I want you to take a close look with me at a passage in 2 Peter 1:3-8.
“His divine power has granted to us all things that pertain to life and godliness, through the knowledge of him who called us to his own glory and excellence, by which he has granted to us his precious and very great promises, so that through them you may become partakers of the divine nature, having escaped from the corruption that is in the world because of sinful desire. For this very reason, make every effort to supplement your faith with virtue, and virtue with knowledge, and knowledge with self-control, and self-control with steadfastness, and steadfastness with godliness, and godliness with brotherly affection, and brotherly affection with love. For if these qualities are yours and are increasing, they keep you from being ineffective or unfruitful in the knowledge of our Lord Jesus Christ. For whoever lacks these qualities is so nearsighted that he is blind, having forgotten that he was cleansed from his former sins.”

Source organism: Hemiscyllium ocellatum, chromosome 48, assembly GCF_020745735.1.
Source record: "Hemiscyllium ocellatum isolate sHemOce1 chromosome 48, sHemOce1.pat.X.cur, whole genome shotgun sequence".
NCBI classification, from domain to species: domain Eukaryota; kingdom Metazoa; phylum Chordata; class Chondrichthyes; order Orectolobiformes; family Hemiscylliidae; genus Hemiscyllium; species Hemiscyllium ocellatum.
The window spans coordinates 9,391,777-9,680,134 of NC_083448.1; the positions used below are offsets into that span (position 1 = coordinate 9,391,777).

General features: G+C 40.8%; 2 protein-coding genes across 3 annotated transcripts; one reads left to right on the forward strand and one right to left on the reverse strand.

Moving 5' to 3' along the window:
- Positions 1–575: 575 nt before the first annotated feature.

If you are going to take away anything from this article, take this away: The reason, Peter says, that your Christian life is ineffective and unfruitful and still laden with sin is not because you have not tried hard enough, but rather, that you have forgotten the gospel … forgotten what Christ has done for you. You have forgotten to apply the gospel to every situation.. The ramifications of this are profound. And take note, Peter also says that in the gospel He has provided everything we need for life and godliness NOW. This is why it is so essential for Christians to gather together every week to encourage one another and hear the pastor remind us what Christ has done, and is doing for us, through the Holy Spirit who unites us to Him. The people Peter describes in the above passage are nearsighted and blind to how the gospel applies today for them as Christians. That is why they do not grow in grace and exhibit the fruit of sanctification such as faith, virtue, knowledge, self-control, steadfastness, godliness, and brotherly love in increasing measure. Instead of simply attempting to obey the commands with our sheer willpower, Peter says that it is our constant need to feed on Christ, forsaking our self-sufficiency that is the only means God has provided if we are to live God-glorifying lives. So the gospel is not only for our conversion but for our growth in grace as Christians. Do not underestimate your own tendency to sin and misapprehend the current benefits of the gospel available for you in Christ.